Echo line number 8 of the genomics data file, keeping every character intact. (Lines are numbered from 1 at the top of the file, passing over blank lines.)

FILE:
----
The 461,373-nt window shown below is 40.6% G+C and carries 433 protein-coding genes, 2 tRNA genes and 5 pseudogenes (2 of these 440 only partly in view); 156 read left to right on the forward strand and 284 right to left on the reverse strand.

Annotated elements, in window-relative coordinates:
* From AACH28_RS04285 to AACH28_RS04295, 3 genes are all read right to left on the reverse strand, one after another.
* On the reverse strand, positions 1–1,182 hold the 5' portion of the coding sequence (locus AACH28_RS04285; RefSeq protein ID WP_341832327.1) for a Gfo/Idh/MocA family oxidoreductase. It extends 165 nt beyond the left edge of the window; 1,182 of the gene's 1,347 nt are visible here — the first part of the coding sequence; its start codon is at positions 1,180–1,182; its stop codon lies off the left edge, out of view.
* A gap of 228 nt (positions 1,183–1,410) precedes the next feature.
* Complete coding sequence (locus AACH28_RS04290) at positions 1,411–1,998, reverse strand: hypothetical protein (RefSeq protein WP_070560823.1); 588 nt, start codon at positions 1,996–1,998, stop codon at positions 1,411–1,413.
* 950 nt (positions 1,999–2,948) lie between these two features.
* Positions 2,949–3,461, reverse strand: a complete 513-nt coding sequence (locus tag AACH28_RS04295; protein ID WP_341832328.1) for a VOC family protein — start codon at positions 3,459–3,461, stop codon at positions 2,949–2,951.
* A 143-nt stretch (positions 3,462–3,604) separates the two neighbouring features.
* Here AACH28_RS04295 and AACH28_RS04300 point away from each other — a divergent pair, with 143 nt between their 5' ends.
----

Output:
* Positions 2,949–3,461, reverse strand: a complete 513-nt coding sequence (locus tag AACH28_RS04295; protein ID WP_341832328.1) for a VOC family protein — start codon at positions 3,459–3,461, stop codon at positions 2,949–2,951.